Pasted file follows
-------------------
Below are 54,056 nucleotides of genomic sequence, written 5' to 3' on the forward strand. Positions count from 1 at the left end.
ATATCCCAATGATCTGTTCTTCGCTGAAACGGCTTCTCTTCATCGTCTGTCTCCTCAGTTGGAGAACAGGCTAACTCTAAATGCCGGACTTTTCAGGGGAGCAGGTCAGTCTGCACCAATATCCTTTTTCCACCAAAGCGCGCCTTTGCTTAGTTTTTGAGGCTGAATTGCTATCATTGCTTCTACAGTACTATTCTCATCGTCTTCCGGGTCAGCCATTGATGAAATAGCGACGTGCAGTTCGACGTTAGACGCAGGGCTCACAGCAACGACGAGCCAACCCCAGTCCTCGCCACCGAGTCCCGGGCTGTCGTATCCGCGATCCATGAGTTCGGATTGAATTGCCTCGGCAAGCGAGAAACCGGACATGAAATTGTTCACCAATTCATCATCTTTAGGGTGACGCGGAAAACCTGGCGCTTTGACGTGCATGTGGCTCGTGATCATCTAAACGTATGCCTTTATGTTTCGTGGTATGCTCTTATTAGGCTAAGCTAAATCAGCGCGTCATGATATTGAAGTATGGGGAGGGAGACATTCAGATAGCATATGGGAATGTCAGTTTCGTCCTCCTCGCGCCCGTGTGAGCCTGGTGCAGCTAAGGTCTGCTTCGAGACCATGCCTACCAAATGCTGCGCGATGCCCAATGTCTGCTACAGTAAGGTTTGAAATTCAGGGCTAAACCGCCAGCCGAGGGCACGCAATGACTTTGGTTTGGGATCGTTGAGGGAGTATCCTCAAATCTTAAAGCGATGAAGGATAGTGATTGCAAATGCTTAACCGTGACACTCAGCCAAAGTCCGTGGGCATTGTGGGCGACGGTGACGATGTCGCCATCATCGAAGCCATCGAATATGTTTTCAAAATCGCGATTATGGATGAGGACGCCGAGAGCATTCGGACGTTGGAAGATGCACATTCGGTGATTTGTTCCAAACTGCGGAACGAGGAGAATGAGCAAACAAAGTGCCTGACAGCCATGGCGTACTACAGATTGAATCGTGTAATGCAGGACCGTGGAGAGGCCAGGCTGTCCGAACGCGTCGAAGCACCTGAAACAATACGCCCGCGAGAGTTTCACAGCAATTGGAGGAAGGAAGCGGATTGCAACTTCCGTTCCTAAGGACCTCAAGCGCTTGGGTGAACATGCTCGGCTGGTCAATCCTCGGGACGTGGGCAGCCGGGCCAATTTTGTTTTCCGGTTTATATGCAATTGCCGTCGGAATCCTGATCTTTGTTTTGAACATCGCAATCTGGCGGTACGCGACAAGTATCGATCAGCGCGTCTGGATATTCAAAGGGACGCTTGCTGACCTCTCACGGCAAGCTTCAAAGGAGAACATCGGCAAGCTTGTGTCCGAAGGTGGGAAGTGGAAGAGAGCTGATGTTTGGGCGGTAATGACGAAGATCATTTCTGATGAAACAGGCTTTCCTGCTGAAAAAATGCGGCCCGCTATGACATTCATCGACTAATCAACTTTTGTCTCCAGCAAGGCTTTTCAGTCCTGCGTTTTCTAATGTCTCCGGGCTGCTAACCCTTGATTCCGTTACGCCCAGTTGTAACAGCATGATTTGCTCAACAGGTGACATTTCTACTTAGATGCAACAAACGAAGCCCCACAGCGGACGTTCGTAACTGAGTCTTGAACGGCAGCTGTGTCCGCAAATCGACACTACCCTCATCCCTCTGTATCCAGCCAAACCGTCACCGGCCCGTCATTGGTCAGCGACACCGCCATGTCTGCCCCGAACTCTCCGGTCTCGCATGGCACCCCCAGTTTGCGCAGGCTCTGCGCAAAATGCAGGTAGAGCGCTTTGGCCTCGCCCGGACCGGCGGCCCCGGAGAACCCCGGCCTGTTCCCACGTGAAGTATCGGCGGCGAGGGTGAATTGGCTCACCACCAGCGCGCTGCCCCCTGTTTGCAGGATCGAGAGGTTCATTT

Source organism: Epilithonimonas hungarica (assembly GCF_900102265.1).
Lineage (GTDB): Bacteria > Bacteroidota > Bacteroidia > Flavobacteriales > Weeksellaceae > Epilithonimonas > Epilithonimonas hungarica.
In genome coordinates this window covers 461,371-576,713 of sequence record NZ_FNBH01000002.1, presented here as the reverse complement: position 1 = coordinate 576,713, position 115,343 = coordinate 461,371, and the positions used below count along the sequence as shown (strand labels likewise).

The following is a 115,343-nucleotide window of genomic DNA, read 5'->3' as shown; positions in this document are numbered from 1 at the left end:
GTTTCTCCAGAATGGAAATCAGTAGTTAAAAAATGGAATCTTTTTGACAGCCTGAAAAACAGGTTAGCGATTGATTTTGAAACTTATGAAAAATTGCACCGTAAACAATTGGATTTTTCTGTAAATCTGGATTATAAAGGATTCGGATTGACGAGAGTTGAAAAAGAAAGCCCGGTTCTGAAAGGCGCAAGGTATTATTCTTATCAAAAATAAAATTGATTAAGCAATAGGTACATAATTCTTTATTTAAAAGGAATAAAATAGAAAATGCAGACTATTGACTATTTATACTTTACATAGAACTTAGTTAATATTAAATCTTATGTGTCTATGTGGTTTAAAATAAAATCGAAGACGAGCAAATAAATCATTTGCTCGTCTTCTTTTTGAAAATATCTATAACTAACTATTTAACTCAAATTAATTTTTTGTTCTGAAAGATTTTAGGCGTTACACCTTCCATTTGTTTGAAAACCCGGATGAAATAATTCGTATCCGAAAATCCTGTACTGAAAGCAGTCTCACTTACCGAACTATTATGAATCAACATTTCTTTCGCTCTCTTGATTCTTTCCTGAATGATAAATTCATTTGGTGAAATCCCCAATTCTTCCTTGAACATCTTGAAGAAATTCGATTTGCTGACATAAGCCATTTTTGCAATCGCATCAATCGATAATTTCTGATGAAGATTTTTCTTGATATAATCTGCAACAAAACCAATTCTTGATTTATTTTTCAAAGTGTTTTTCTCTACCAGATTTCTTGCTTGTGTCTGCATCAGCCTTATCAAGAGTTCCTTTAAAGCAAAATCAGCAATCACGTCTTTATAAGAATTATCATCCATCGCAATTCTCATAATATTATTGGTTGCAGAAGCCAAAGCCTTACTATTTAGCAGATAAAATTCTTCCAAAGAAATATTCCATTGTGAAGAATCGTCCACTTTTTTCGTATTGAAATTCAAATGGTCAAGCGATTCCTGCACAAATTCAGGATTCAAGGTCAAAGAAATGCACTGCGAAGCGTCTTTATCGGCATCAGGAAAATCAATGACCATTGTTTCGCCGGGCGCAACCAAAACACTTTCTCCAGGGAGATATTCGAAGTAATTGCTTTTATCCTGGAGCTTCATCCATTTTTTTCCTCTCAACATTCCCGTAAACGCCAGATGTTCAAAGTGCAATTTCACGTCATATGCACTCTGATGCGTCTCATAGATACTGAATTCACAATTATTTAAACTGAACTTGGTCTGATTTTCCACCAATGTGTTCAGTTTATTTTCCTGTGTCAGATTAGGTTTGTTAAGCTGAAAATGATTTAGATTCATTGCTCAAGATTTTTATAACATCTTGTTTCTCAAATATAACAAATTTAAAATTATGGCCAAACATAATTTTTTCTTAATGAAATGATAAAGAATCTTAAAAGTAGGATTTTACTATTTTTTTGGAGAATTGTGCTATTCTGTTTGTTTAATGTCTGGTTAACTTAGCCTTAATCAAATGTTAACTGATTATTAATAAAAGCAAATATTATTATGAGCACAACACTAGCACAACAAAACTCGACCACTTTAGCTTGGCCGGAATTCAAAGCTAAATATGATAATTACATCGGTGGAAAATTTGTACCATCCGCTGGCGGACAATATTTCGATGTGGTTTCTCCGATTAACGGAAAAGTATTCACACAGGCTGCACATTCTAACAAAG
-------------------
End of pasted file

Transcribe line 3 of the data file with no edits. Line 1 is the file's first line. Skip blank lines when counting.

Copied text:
Source organism: Epilithonimonas hungarica (assembly GCF_900102265.1).